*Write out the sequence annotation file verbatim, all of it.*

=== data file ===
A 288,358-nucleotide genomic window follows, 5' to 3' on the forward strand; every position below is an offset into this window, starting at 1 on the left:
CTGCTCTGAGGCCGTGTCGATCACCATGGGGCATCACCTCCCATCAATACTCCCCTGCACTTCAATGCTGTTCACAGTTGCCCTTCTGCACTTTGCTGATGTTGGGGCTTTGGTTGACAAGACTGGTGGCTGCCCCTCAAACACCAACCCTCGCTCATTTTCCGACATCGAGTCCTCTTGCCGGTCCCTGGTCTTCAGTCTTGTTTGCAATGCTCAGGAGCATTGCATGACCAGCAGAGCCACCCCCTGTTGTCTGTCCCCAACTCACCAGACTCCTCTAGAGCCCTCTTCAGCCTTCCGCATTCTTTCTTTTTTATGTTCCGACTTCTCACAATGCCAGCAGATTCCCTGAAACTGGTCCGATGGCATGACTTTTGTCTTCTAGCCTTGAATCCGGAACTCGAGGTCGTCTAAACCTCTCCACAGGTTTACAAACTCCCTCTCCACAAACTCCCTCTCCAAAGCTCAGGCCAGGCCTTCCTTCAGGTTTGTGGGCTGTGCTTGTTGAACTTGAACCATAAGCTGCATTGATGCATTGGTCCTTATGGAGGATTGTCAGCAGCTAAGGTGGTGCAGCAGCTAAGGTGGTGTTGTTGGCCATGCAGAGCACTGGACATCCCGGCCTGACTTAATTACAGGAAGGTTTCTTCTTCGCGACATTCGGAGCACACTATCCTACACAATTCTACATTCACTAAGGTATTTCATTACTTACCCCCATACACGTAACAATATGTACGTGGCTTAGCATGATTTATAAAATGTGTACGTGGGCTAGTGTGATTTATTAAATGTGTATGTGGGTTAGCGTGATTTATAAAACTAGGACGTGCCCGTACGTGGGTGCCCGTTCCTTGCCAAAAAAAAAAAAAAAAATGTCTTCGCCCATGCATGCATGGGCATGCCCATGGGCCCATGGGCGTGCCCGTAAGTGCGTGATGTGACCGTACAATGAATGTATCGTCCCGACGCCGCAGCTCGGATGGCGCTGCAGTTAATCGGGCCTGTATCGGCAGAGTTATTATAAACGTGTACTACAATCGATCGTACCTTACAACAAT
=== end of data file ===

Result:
A 288,358-nucleotide genomic window follows, 5' to 3' on the forward strand; every position below is an offset into this window, starting at 1 on the left:
CTGCTCTGAGGCCGTGTCGATCACCATGGGGCATCACCTCCCATCAATACTCCCCTGCACTTCAATGCTGTTCACAGTTGCCCTTCTGCACTTTGCTGATGTTGGGGCTTTGGTTGACAAGACTGGTGGCTGCCCCTCAAACACCAACCCTCGCTCATTTTCCGACATCGAGTCCTCTTGCCGGTCCCTGGTCTTCAGTCTTGTTTGCAATGCTCAGGAGCATTGCATGACCAGCAGAGCCACCCCCTGTTGTCTGTCCCCAACTCACCAGACTCCTCTAGAGCCCTCTTCAGCCTTCCGCATTCTTTCTTTTTTATGTTCCGACTTCTCACAATGCCAGCAGATTCCCTGAAACTGGTCCGATGGCATGACTTTTGTCTTCTAGCCTTGAATCCGGAACTCGAGGTCGTCTAAACCTCTCCACAGGTTTACAAACTCCCTCTCCACAAACTCCCTCTCCAAAGCTCAGGCCAGGCCTTCCTTCAGGTTTGTGGGCTGTGCTTGTTGAACTTGAACCATAAGCTGCATTGATGCATTGGTCCTTATGGAGGATTGTCAGCAGCTAAGGTGGTGCAGCAGCTAAGGTGGTGTTGTTGGCCATGCAGAGCACTGGACATCCCGGCCTGACTTAATTACAGGAAGGTTTCTTCTTCGCGACATTCGGAGCACACTATCCTACACAATTCTACATTCACTAAGGTATTTCATTACTTACCCCCATACACGTAACAATATGTACGTGGCTTAGCATGATTTATAAAATGTGTACGTGGGCTAGTGTGATTTATTAAATGTGTATGTGGGTTAGCGTGATTTATAAAACTAGGACGTGCCCGTACGTGGGTGCCCGTTCCTTGCCAAAAAAAAAAAAAAAAATGTCTTCGCCCATGCATGCATGGGCATGCCCATGGGCCCATGGGCGTGCCCGTAAGTGCGTGATGTGACCGTACAATGAATGTATCGTCCCGACGCCGCAGCTCGGATGGCGCTGCAGTTAATCGGGCCTGTATCGGCAGAGTTATTATAAACGTGTACTACAATCGATCGTACCTTACAACAAT